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Fed juggling inflation, economy as it considers rate cut, U. of I. expert says

4/29/2008

Anne Villamil
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Photo by L. Brian Stauffer
Economist Anne Villamil predicts the Fed will trim its key interest rate by another quarter-point at the end of its two-day meeting Wednesday, a cut that would lower the federal-funds rate to 2 percent from 5.25 percent since last year.

Jan Dennis, Business & Law Editor
217-333-0568; jdennis@illinois.edu

CHAMPAIGN, Ill. — Mounting worries about inflation will weigh on the Federal Reserve Board this week as it mulls a seventh cut in short-term interest rates in the last eight months, a University of Illinois economist says.

Anne Villamil predicts the Fed will trim its key interest rate by another quarter-point at the end of its two-day meeting Wednesday, a cut that would lower the federal-funds rate to 2 percent from 5.25 percent since last year.

But as concerns about inflation grow, Villamil says the bigger question is whether Fed Chairman Ben Bernanke and his colleagues will signal a pause from the recent spate of interest rate cuts aimed at propping up the nation’s faltering economy to ward off a possible recession.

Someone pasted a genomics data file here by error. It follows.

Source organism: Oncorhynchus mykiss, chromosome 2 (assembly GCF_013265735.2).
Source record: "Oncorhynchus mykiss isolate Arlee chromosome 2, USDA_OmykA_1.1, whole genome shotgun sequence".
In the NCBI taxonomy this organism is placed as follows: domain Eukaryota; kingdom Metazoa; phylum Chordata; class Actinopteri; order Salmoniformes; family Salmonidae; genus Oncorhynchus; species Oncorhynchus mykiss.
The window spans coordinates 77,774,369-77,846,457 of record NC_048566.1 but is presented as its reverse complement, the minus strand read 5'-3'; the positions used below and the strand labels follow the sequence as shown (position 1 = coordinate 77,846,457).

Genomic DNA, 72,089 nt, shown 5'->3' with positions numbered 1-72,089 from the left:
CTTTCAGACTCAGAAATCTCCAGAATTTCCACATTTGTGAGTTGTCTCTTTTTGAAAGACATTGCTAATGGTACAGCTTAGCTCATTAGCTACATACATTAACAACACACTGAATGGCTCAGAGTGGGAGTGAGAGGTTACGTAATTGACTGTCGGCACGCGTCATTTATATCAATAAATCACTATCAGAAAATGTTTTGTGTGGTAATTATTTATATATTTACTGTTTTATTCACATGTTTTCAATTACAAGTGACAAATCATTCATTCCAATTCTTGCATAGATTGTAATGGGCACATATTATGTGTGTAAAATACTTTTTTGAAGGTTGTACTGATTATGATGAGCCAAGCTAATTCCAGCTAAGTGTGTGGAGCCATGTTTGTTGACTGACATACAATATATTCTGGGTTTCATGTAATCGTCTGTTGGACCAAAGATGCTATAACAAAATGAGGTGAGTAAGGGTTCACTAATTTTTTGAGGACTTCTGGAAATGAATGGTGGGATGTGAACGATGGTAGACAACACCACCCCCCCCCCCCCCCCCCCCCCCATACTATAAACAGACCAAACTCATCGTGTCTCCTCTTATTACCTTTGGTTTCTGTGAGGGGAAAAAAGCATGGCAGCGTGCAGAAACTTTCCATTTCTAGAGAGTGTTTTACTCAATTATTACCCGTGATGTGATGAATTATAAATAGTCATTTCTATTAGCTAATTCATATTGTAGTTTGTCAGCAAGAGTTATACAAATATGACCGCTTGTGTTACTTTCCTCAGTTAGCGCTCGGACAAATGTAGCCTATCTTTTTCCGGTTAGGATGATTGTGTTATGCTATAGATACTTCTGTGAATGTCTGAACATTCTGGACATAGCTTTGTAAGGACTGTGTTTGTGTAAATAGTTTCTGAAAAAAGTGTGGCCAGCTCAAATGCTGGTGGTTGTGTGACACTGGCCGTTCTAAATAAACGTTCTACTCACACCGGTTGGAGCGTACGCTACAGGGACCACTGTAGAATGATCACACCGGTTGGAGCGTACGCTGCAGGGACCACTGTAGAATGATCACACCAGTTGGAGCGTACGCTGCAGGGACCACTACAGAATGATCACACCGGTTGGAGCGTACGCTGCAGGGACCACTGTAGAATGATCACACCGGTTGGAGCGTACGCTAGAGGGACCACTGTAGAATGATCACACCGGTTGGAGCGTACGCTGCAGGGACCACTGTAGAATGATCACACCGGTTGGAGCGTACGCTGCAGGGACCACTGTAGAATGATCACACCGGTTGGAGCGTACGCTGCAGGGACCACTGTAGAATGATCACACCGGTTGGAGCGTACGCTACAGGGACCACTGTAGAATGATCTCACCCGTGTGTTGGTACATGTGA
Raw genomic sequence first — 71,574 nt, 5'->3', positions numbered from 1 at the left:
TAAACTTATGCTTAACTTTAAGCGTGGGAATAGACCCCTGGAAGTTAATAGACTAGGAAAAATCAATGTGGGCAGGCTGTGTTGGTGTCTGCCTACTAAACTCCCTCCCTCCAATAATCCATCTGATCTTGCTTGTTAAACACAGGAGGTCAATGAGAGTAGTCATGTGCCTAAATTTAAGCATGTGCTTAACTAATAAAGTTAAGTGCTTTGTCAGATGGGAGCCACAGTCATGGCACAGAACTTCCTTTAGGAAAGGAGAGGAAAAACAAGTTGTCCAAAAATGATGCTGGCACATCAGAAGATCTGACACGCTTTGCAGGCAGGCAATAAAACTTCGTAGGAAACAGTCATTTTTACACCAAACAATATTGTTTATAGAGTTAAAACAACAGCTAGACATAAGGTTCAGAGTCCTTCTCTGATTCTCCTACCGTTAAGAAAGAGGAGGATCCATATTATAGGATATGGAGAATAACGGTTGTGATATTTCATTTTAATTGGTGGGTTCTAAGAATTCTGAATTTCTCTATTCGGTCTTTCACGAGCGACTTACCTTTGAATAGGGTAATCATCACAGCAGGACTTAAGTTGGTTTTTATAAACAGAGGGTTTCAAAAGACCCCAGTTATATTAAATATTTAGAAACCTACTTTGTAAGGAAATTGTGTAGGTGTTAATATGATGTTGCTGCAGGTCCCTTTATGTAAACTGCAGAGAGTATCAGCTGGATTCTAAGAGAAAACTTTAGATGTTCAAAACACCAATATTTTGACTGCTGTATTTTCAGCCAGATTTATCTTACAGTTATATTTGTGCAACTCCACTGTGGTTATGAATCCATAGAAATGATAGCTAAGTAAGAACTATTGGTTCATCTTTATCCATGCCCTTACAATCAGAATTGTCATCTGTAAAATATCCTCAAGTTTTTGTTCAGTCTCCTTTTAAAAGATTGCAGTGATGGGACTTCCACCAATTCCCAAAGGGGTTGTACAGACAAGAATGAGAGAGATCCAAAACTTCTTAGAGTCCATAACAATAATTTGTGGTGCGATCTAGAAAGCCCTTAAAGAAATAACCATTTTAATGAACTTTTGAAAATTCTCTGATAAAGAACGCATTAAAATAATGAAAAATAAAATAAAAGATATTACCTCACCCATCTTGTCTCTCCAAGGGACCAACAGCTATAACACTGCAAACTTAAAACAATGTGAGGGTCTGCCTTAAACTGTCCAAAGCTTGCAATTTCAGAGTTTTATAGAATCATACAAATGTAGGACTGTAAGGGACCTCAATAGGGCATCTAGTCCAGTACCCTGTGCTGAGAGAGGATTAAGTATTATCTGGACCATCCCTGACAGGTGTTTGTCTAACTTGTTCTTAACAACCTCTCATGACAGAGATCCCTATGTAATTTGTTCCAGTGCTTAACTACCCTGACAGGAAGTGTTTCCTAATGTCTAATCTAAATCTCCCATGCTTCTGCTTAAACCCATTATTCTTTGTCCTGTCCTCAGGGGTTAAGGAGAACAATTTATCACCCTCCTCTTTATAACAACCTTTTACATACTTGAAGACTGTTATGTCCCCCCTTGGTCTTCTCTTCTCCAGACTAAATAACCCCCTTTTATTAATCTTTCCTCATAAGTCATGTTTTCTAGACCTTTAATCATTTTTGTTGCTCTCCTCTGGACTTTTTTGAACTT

“Continued rate cuts by the Fed can lead to inflation and a weaker dollar, and dollar weakness has been associated with commodity price inflation – especially in the price of oil,” she said. “Fed policy must weigh the risks of inflation versus the risks of continued financial sector weakness and its spread to the wider economy.”

Villamil says the Fed faces a tough juggling act, trying to keep inflation in check while also shoring up a sputtering economy that has been battered by continued weakness in the housing market.

“Falling housing prices and rising foreclosure rates are a drag on economic growth,” she said. “If housing prices fall to the point where owners have little or no equity in a property, they may default and this will trigger foreclosures, more downward pressure on housing prices, and losses at financial institutions. The Fed policy of lowering interest rates is one way to address weakness in housing, but it is not the only policy response.”

Villamil is a co-editor of the Annals of Finance and an associate editor of Economic Theory, the European Economic Review, and the Quarterly Review of Economics and Finance. Her research has examined financial contracts and the impact of inflation on public finance.

Editor’s note: To contact Anne Villamil, call 217-244-6330; avillami@illinois.edu.